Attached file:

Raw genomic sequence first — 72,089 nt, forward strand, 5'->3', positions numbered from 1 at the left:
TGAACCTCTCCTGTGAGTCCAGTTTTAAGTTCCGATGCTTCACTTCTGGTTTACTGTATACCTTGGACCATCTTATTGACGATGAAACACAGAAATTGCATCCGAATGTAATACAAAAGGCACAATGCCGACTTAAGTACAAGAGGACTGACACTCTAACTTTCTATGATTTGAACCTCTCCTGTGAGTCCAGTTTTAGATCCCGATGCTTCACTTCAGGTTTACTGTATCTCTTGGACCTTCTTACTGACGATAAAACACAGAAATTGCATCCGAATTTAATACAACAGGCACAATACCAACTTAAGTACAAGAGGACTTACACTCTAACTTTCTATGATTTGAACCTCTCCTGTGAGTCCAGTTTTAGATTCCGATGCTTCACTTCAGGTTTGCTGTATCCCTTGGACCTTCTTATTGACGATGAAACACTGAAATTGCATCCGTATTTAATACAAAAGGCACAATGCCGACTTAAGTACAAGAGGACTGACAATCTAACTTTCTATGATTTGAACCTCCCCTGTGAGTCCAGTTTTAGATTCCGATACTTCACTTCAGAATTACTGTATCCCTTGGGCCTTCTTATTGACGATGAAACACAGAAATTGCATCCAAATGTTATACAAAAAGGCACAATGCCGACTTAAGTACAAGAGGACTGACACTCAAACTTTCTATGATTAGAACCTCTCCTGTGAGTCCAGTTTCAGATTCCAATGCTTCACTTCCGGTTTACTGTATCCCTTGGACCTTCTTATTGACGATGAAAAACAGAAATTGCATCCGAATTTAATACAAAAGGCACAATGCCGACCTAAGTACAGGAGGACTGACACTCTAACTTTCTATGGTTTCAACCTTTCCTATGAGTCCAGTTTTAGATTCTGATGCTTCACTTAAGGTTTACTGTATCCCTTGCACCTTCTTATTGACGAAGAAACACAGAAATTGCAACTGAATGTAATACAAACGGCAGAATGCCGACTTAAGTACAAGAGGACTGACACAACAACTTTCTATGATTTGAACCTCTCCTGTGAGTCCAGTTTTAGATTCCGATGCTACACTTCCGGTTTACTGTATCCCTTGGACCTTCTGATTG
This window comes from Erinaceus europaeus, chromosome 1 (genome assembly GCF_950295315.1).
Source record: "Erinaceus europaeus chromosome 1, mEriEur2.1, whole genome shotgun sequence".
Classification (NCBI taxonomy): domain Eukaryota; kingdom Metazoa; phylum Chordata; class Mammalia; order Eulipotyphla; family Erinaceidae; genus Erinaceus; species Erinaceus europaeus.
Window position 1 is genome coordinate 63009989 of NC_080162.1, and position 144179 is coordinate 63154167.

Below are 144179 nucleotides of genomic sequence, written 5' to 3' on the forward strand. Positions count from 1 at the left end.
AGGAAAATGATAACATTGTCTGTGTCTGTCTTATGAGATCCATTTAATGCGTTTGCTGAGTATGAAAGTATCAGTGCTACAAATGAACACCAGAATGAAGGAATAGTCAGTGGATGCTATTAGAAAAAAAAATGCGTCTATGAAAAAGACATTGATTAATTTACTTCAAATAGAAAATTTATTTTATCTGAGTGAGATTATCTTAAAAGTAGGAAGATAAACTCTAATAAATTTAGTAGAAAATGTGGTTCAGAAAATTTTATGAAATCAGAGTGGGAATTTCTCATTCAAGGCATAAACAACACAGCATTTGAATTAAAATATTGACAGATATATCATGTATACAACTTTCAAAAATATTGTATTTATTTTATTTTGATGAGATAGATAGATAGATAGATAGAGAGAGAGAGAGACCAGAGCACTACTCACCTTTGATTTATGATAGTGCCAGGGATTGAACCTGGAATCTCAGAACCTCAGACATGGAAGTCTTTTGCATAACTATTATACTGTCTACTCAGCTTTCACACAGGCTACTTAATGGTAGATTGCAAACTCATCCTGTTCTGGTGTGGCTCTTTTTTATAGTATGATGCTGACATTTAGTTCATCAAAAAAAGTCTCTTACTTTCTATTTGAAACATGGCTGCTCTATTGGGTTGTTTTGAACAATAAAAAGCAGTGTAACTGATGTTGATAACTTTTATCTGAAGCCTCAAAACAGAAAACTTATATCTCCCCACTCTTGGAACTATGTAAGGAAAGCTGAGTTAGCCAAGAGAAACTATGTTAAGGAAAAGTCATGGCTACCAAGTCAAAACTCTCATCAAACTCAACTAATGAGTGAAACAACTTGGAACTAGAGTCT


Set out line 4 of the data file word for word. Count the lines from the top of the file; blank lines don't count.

Source record: "Erinaceus europaeus chromosome 1, mEriEur2.1, whole genome shotgun sequence".